MERE COINCIDENCE is the primary “evidence” that convinces most people of the truth of such religious beliefs as “God answers prayers” and “prophecies have been fulfilled” and “God designed the Bible.” Any random coincidence that “confirms” what one wants to believe is accepted as “evidence” while everything else is ignored. Years of habitual magical thinking, accepting mere coincidences as evidence, leads to strong delusions. That’s why people believe weird things like Astrology, Tarot, Numerology, and the Bible Wheel.
The Isaiah-Bible Correlation is another such coincidence that I presented as strong evidence that “confirmed” the exact order and content of the books of the Protestant Bible. Many Christians have noted that the 66 chapters of Isaiah naturally divide into groups of 39 and 27, just like the 66 books of the Bible naturally divide into 39 chapters of the Old Testament and 27 of the New. I independently noticed this in 1993. For more than a decade I made it a habit to always check for any correlation with Isaiah when studying the Bible. Over time, I accumulated enough “connections” to convince me that it could not have happened by chance. Did I have any actual statistical data? No. All I had was “intuition” based on “obvious connections” and, of course, the presupposition that the Bible was designed by God.
The Isaiah-Bible Correlation was one of my primary lines of evidence that God had designed the Bible. Here is how I introduced it on my old site (complete with sweeping over-the-top claims, as was typical of my style back then):
The Book of Isaiah is distinguished from all books of the Bible in that it, and it alone, was designed in complete accordance with the full pattern of the Wheel, from Aleph to Tav. With its sixty-six chapters forming a one-to-one correspondence with the sixty-six books of the Bible, Isaiah presents a complete image of the Bible within the Bible. Though the resolution of the inner image is low in various places, there are so many points of spectacular supernatural integration that the overall pattern of the Bible is simply unmistakable. This idea is not new. Many previous authors have acknowledged the relation between Isaiah and the Bible. Consider these words from the Introduction to Isaiah found in Thomas Nelson’s New King James Version:
Isaiah is like a miniature Bible. The first thirty-nine chapters (like the thirty-nine books of the Old Testament) are filled with judgment upon immoral idolatrous men. Judah has sinned; the surrounding nations have sinned; the whole earth has sinned. Judgment must come, for God cannot allow such blatant sin to go unpunished forever. But the final twenty-seven chapters (like the twenty-seven books of the New Testament) declare a message of hope. The Messiah is coming as a Savior and a Sovereign to bear a cross and to wear a crown.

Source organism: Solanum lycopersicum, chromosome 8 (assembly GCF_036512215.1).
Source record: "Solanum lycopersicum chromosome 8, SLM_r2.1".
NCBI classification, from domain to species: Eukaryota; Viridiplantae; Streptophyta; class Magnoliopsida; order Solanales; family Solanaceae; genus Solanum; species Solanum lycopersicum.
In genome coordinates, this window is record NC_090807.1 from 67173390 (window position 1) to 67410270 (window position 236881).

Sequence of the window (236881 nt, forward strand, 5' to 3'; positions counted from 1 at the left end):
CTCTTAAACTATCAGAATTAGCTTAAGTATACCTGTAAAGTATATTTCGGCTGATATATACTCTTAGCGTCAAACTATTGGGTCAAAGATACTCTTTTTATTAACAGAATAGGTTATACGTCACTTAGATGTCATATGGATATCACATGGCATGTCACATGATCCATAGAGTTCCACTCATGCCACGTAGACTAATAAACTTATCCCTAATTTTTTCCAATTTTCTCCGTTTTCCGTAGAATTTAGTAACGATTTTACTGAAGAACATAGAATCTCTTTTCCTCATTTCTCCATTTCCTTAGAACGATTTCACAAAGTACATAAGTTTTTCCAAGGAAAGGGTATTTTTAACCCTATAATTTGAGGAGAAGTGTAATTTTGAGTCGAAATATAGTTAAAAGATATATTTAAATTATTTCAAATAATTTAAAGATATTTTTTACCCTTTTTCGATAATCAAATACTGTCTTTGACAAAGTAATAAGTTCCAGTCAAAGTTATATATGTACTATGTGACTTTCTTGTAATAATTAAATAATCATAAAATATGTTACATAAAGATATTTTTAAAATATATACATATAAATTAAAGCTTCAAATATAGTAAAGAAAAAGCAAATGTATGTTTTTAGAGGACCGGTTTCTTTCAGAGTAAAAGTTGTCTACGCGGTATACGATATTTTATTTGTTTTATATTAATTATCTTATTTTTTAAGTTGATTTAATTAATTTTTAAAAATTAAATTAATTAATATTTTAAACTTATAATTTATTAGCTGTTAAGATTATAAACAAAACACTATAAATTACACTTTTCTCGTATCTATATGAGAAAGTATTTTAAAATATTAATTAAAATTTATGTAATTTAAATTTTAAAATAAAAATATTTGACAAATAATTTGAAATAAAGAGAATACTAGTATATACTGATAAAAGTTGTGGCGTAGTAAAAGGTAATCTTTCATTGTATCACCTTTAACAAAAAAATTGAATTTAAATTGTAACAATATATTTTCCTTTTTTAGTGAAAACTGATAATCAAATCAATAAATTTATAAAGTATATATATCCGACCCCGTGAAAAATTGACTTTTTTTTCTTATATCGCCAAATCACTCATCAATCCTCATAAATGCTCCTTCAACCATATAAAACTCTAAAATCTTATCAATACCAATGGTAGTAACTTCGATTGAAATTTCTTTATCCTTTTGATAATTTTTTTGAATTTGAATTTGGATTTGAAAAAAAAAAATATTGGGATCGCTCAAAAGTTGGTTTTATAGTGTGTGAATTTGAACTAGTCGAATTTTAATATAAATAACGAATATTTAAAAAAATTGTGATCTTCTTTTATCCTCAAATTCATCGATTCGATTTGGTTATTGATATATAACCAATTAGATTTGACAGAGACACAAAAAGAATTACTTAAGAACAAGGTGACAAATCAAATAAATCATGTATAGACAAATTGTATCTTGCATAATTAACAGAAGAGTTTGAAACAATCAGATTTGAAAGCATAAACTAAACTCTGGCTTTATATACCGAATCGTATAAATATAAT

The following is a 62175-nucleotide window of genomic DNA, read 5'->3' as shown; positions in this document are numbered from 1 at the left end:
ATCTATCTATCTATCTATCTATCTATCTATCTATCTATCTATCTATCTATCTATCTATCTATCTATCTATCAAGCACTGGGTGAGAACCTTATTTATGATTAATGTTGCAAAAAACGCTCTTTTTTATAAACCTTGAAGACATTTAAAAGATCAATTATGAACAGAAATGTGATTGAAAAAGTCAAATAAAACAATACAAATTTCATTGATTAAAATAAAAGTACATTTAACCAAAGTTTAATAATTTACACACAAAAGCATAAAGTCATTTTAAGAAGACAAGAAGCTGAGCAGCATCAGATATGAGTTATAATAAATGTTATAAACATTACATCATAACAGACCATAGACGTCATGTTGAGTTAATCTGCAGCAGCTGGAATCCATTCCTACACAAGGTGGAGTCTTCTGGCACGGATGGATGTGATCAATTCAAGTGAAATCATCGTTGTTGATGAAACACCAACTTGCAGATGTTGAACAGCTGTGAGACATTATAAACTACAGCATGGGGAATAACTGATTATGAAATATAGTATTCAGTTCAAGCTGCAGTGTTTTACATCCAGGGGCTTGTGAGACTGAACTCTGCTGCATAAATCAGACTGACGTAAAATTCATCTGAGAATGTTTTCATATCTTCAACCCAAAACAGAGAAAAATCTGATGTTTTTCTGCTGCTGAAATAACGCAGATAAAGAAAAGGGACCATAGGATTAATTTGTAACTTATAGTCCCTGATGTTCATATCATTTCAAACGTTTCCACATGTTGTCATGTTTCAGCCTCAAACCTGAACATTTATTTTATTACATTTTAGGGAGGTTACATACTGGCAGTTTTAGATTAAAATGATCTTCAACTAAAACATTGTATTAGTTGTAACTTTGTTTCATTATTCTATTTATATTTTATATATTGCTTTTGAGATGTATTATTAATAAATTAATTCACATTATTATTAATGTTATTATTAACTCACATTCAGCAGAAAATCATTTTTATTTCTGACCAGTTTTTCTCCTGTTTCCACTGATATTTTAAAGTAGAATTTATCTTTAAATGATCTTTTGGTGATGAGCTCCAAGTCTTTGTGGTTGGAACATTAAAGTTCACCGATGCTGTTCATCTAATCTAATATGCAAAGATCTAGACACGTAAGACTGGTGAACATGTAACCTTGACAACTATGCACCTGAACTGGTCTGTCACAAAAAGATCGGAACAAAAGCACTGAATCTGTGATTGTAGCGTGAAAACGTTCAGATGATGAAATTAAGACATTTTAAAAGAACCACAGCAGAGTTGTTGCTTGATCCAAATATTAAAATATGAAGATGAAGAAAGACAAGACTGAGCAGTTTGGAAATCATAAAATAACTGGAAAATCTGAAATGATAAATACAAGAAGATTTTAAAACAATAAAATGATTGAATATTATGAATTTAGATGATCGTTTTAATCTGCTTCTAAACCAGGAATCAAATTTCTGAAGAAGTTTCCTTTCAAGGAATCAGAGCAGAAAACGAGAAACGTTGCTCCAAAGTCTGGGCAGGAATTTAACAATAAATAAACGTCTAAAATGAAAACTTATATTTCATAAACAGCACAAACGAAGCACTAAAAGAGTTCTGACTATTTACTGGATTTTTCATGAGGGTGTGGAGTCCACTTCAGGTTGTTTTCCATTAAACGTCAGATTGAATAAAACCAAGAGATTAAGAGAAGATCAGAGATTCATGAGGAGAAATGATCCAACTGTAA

Outside of the context of the Wheel, many, if not most, biblical students have been inclined to view this as nothing more than an interesting coincidence, a bit of Bible trivia, or perhaps a happy accident that lends itself as a natural mnemonic device to aid the memorization of Scripture. Even those who saw it as evidence of God’s design typically lacked the tools needed to justify such an obviously extravagant claim to the skeptical believer, let alone the stiff-necked unbeliever. But within the context of the Wheel, where one becomes accustomed to perceiving what has long been believed, this “coincidence” is unveiled as yet another glorious witness to the majesty of God’s infinite wisdom.
There is good reason most “biblical students” would reject this as mere coincidence, since it is common knowledge that the chapter breaks were not added until the Middle Ages. But that didn’t deter me because I believed that God continued acting “behind the scenes” to guide the development of his Bible.
There really are some striking coincidences that lend credence to the idea of the Isaiah-Bible Correlation. The problem is that such coincidences could be found no matter what order of books is used, and those who follow alternate patterns become just as convinced by their “connections” as I was by mine. Case in point: About five years ago I was contacted by a Dr. Robert Tippie who had come up with his own version of the Isaiah-Bible Correlation, which he presents on his page called The Isaiah Connection. He followed the order of books that Ernest L. Martin used when he created his novel sevenfold symmetrical pattern that was supposed to be the “original Bible restored.” For the Old Testament, he followed the order of the Tanakh, and for the New he followed the “manuscript order” in which the catholic epistles precede the Pauline. I discussed Martin’s pattern as an alternate to the Bible Wheel in my article Patternicity on Steroids. Here it is again: